Route 135 from Littleton north through Dalton and on to Lancaster includes about ten miles of some of the roughest road on the trip.  Severe washouts closed the road altogether for several weeks after Hurricane Irene.  Extensive repairs to shoulders and surfaces took months.   New roadside ditches are now doing their job, but the patches in the road’s surface, where drainage was improved, shifted over the winter, creating a roller coaster that can only be driven safely at speeds well under the limit.  The road from Dalton to Lancaster offers idyllic views of the Connecticut River as it thaws.  A few oxbows hold the ice, but most of the river is wide open and sparkling in the sunshine.  Ducks float in shallow puddles in the fields, and there are even three hardy souls in an inflatable boat among the usual spring flotsam in the river, which, though high, stays well within its banks.
            A leisurely cruise from Lancaster east along Route 2 begins so smoothly you’d think it was summer.  Recently resurfaced, the road is smooth and firm. About four miles out, there’s some evidence of potholes past.  A string of shallow depressions, previously patched, have sunk again, creating little bumps that tickle your tires and jiggle the coffee in your cup.  No damage is done, and, unless you’re going fast enough to get airborne, you barely notice them.  But if you stop and study the pattern, you can see the record of how water behaves on a slope, collecting in one depression, doing its damage, then flowing downhill to the next and the next and the next, creating a series of miniature lakes in a line.
            Traveling east from Lancaster to Gorham, the road is smooth and even, so you can cast your gaze to the left, where the poplars’ upper branches are greening up.  To the right, the mist of melting snow softens craggy outlines of the Presidential Range.
            Route 16 from Gorham to Berlin is similarly smooth until the town line, when your tires begin to thump rhythmically over manhole covers.  Like the Connecticut, the Androscoggin is well within its banks this year.  Just north of Berlin the fabled boom-peer islands are high and dry, artifacts from the days when they separated the logs of two companies floating them downriver to the paper mills. 
            There is still a crust of snow in the shadows along Route 16 north of Berlin.  The BUMP signs in Milan on Route 16 are overstatements.  Customers at the checkout counter at the Milan Village Store, also on Route 16, claim Route 110B, whose junction is just beyond,  is impassable.  A brief inspection of its northern end, about a mile from where it joins 110A, shows why.  It is a museum of potholes, bumps, and faults worthy of a minor earthquake, and the only way to appreciate them all is to travel only slightly faster than walking-speed.  Route 110A is a little better, passable with common sense.  Just past its intersection with Route 16, though, double yellow lines in some places  look like broken ribbon-candy, and baby potholes have hatched among intricate patterns of cracks.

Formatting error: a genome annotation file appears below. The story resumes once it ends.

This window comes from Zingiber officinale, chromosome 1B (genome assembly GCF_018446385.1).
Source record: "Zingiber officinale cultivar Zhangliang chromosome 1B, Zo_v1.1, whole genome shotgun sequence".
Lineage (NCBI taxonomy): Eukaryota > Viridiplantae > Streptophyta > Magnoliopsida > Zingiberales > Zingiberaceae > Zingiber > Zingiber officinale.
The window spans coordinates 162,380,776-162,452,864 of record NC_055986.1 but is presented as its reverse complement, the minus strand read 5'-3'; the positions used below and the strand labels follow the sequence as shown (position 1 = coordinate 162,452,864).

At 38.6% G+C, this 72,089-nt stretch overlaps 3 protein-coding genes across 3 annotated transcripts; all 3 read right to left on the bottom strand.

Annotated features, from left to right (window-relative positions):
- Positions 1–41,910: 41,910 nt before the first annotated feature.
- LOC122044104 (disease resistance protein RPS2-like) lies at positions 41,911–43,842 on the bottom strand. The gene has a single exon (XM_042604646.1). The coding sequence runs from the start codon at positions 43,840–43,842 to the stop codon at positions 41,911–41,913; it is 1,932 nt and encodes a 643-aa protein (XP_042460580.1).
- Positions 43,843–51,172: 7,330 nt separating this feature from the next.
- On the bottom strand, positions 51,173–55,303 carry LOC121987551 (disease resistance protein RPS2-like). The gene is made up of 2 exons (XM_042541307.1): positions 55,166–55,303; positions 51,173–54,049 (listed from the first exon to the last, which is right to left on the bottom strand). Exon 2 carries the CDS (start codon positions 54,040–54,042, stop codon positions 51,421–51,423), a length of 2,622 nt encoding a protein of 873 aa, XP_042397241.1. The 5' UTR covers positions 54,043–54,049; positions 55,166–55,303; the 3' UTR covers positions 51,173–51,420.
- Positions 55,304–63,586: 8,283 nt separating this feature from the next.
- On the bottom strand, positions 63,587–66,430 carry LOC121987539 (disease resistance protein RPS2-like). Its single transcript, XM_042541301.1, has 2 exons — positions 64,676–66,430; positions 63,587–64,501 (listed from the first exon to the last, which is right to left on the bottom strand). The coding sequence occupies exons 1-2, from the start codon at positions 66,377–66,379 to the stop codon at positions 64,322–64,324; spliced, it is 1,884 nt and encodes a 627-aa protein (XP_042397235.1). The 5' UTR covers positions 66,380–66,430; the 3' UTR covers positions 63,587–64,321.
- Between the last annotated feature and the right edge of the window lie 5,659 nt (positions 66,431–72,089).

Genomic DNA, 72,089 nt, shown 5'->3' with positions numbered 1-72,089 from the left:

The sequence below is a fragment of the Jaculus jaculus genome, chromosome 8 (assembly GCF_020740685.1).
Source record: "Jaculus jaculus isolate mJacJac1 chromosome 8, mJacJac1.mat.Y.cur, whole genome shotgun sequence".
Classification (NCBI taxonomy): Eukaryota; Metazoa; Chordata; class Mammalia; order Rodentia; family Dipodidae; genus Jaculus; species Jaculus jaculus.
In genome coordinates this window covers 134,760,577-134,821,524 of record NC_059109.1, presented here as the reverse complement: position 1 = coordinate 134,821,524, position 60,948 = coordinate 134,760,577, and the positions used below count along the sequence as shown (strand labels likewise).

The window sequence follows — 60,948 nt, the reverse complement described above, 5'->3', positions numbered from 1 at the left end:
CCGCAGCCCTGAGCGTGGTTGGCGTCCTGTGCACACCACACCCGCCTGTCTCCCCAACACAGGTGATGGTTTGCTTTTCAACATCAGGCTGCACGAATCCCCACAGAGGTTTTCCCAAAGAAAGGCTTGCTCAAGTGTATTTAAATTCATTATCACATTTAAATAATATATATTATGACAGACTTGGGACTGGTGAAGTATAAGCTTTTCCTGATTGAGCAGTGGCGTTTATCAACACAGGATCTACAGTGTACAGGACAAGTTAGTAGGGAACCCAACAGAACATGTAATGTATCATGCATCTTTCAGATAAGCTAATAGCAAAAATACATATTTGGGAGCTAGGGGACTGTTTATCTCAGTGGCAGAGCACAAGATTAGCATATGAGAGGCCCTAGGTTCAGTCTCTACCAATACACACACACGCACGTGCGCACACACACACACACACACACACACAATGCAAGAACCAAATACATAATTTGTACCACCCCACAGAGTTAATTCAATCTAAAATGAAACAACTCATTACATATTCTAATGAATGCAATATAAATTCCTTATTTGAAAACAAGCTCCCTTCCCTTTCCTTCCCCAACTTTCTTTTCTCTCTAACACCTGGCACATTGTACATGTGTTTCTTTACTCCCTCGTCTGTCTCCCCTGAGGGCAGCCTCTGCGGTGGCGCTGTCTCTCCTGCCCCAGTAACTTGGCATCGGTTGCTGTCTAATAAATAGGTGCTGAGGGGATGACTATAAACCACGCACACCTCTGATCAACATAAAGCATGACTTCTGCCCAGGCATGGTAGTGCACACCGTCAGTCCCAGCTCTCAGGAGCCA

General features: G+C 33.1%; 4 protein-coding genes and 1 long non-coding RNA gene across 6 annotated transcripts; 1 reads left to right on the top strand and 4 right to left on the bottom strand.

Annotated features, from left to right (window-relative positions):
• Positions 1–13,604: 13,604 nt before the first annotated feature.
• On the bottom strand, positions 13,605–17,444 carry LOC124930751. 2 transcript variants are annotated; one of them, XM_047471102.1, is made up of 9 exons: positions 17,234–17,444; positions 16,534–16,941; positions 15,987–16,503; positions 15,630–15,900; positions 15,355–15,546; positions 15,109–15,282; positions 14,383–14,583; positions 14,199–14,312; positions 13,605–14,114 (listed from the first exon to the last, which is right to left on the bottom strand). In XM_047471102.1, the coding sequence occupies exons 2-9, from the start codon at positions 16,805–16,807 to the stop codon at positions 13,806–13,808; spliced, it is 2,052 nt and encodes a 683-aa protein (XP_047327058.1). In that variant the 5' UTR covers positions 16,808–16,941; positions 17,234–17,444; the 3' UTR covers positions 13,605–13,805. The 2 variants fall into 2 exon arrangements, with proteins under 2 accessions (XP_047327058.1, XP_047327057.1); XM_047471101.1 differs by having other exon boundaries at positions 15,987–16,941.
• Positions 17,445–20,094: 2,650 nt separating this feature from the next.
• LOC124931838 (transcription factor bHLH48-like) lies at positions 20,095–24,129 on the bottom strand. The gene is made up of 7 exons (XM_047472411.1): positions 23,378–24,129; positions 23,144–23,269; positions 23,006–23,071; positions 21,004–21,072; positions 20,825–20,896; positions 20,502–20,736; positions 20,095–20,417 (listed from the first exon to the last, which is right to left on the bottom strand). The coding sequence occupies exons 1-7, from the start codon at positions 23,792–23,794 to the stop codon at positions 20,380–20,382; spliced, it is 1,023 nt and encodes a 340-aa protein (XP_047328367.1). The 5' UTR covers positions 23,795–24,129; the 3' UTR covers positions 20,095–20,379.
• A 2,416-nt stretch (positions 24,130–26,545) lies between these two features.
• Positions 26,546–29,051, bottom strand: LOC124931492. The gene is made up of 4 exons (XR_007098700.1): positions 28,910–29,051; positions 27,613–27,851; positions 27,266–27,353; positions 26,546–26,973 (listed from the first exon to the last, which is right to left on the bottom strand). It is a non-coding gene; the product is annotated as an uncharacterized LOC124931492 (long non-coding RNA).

The surface of Route 110 west from Dummer to Groveton is so smooth it raises heat mirages in 66-degree temperatures.  Route 3 south from Groveton is gently rippled in places by a few hiccups and thank-you-ma’ams—nothing that interferes with driving the speed limit.  Off to the left the Presidentials rise again, even mistier in the distance.  With a few stops for pedestrians in shorts on crosswalks in Lancaster and Whitefield, you can be back where you started, via Routes 3 and 116, in a little over an hour.
            At the end of your pilgrimage, your fever-inducing cabin feels stable and far less confining than it did just a couple of hours ago.  When you sink into your padded chair, your muscles remember the jiggle and thump of tires on the road.  That massage chair you’ve admired in spring-sales flyers no longer seems so attractive, but you have begun to appreciate what it takes to keep north-country roads driveable.   You think about sparkling water, returning birds, and mountain snow melting in the sun.  You can now look forward joyfully to spring cleaning.

1 comment:

MJC said...

Nice essay! I would add even more praise for Rt 110. Its entire length (from Berlin to Groveton) is a North Country gem--high quality end to end. And once past the old Knights of Columbus building in Berlin, Rt 110 even rewards bicyclists by offering them a great shoulder on both sides.